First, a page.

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US keeps Thailand in piracy list, but focus on China

Although some U.S. rights holders report good cooperation with Thai enforcement authorities, including the Royal Thai Police and Royal Thai Customs, Thailand remains on the Priority Watch List in 2012. The United States is encouraged that Thailand’s new government has affirmed its commitment to improving IPR protection and enforcement. But still more needs to be done to see Thailand removed frome the list.

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Although some U.S. rights holders report good cooperation with Thai enforcement authorities, including the Royal Thai Police and Royal Thai Customs, Thailand remains on the Priority Watch List in 2012. The United States is encouraged that Thailand’s new government has affirmed its commitment to improving IPR protection and enforcement. But still more needs to be done to see Thailand removed frome the list.

Thailand has also taken some steps to address its longstanding problem of piracy of cable and satellite signals, although significant concerns remain about the prevalence of this problem in Thailand. The United States remains seriously concerned about Thailand’s failure to complete many of the initiatives begun in past years. Several key pieces of legislation remain pending, including legislation to address landlord liability, to address unauthorized camcording of motion pictures in theaters, to provide Thai Customs with ex officio authority, to implement provisions of the WIPO Internet Treaties, and to establish improved legal mechanisms to address the rapidly growing problem of copyright piracy and trademark counterfeiting on the Internet.

Watches displayed at MBK shopping center Bangkok

Some U.S. rights holders report good cooperation with Thai enforcement authorities, including the Royal Thai Police and Royal Thai Customs.

The United States urges Thailand to improve its enforcement efforts and to provide for, and impose, deterrent-level sentences.

Thailand should also make greater efforts to address widespread copyright piracy and trademark counterfeiting. The United States encourages Thailand to provide an effective system for protecting against the unfair commercial use, as well as unauthorized disclosure, of test or other data generated to obtain marketing approval for pharmaceutical and agricultural chemical products.

The United States continues to encourage Thailand to engage in a meaningful and transparent manner with all relevant stakeholders, including IPR owners, as it considers ways to address Thailand’s public health challenges, while maintaining a patent system that promotes investment, research, and innovation. In this context, the United States reiterates its support for the 2001 Doha Declaration on the TRIPS Agreement and Public Health, as described in Section I of this Report. The United States will continue to work with Thailand to address these and other matters.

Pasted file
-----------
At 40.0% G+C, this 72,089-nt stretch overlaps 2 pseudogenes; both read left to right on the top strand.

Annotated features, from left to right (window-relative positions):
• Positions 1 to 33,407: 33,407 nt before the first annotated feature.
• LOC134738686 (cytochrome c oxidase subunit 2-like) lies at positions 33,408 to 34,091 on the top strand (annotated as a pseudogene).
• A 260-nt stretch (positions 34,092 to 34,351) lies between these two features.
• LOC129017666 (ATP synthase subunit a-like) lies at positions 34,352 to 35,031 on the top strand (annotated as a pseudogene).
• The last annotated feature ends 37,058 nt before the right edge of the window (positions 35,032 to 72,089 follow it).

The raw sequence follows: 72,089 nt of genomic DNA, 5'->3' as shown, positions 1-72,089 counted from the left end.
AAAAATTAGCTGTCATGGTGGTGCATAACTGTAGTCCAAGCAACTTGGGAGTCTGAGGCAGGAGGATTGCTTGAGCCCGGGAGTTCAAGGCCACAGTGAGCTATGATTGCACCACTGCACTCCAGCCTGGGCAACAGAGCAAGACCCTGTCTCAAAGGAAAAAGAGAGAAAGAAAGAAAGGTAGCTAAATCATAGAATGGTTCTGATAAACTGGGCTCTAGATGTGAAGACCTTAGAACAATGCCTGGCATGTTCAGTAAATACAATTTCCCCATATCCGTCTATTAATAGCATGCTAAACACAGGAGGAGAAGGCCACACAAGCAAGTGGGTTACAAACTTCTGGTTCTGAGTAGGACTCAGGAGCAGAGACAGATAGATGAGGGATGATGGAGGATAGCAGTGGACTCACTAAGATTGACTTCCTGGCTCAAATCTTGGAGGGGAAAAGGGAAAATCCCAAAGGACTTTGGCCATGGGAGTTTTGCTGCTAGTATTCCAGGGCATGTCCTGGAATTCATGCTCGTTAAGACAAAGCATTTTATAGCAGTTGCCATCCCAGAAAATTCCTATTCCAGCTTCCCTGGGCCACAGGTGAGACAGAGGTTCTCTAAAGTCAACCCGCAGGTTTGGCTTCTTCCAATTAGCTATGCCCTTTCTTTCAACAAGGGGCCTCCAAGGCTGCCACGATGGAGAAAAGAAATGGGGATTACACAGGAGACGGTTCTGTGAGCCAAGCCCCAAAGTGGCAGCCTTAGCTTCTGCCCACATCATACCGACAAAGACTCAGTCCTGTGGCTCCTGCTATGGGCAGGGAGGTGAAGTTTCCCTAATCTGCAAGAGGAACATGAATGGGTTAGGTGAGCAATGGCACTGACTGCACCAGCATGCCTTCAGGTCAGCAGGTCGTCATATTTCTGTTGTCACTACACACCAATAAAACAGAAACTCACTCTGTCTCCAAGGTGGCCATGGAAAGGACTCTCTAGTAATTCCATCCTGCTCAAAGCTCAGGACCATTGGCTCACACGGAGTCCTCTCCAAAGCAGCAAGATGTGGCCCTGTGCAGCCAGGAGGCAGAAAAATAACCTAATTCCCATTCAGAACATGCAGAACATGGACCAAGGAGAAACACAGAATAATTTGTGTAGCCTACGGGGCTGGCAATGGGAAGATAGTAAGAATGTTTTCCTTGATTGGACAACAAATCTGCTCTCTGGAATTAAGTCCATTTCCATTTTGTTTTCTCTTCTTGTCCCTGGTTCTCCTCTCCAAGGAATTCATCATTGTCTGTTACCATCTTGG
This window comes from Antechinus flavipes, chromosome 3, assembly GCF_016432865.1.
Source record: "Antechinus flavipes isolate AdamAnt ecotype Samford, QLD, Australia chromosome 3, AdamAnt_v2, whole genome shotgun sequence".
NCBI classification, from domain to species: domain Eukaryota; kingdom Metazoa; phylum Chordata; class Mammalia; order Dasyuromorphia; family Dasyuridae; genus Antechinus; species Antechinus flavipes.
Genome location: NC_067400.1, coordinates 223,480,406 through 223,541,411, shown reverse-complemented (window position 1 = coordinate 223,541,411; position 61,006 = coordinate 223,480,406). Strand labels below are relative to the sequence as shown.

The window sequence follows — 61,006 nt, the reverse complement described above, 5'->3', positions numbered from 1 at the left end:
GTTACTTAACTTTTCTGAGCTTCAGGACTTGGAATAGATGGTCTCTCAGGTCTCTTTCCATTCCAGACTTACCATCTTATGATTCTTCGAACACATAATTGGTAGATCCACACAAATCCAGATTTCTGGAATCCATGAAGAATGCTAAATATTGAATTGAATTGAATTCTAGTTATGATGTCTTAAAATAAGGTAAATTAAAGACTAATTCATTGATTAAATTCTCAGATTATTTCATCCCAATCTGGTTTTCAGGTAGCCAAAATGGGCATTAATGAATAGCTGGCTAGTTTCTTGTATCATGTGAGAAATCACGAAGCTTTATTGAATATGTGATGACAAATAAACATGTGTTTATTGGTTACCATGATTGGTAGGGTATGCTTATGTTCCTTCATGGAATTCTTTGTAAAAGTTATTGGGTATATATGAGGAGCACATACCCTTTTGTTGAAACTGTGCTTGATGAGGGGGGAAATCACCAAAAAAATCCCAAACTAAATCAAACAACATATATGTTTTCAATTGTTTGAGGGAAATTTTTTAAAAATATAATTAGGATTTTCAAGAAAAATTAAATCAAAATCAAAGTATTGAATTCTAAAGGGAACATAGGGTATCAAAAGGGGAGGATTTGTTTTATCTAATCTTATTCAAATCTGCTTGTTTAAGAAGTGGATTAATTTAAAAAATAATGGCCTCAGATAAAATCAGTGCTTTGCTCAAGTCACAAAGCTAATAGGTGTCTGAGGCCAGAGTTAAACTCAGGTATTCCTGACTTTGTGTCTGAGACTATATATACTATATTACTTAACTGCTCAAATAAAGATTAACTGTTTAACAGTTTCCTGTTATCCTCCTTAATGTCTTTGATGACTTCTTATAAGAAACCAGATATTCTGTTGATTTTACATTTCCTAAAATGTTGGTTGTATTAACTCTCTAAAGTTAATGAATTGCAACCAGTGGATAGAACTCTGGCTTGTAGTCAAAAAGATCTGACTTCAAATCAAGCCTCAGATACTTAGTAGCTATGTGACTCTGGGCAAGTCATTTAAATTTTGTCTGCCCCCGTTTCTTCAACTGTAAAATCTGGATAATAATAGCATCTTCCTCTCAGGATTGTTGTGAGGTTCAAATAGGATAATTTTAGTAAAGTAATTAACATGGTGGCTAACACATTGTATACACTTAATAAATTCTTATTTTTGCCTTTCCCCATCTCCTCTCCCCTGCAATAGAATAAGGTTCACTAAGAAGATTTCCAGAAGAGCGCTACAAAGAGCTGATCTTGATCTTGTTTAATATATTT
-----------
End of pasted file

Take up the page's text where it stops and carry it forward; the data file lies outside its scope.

In 2011, China reportedly sanctioned 14 websites for providing illegal music downloads, requiring those web sites to remove links to offending files, which had been identified by the government (in addition to the 18 mentioned above). Nevertheless, illegal downloads account for an estimated 99 percent of all music downloads in China, and piracy of copyrighted material over the Internet thus continues to be a major problem. China’s Internet users are increasingly turning to streaming media to watch foreign television shows and movies.

While it appears that a number of user generated content sites have eliminated most of their pirated content, these streaming sites have become the preferred method to watch illegal content. The United States urges the Chinese Government to focus on these streaming sites, and to prevent illegal transmission and rebroadcast of motion pictures and television and sports programming. Online piracy Industry submissions detail the improvements as a result of the Special Campaign and the increased emphasis on ensuring that IPR is protected in the digital environment.

However, despite many “Special Campaigns” in China over the years to combat IPR infringement, and despite repeated bilateral commitments to increase IPR enforcement in China, the United States Government is concerned that sales of IP-intensive goods and services to China from U.S. companies remain substantially below levels in other markets, measured in a variety of ways, ranging from spending on legitimate music as a percentage of GDP to software sales per personal computer.

For example, total music revenue (which includes both legitimate physical and digital sales) in China for 2010 was only US$64.3 million. This compares to almost $4.2 billion in the U.S., US$178.4 million in South Korea and US$68.9 million in Thailand — a country with less than 5 percent of China’s population and with roughly the same per capita GDP.

If Chinese sales were equivalent to Thailand’s on a per capita basis, music sales would be almost US$1.4 billion. The United States urges China to continue its efforts to improve IPR protection and enforcement and to ensure that this results in an increase of sales of legitimate goods and services from all sources, including imports.

Priority Watch List: Algeria, Argentina, Canada, Chile, China, India, Indonesia, Israel, Pakistan, Russia, Thailand, Ukraine, Venezuela.

Watch List: Belarus, Bolivia, Brazil, Brunei Darussalam, Colombia, Costa Rica, Dominican Republic, Ecuador, Egypt, Finland, Greece, Guatemala, Italy, Jamaica, Kuwait, Lebanon, Mexico, Norway, Peru, Philippines, Romania, Tajikistan, Turkey, Turkmenistan, Uzbekistan, Vietnam.

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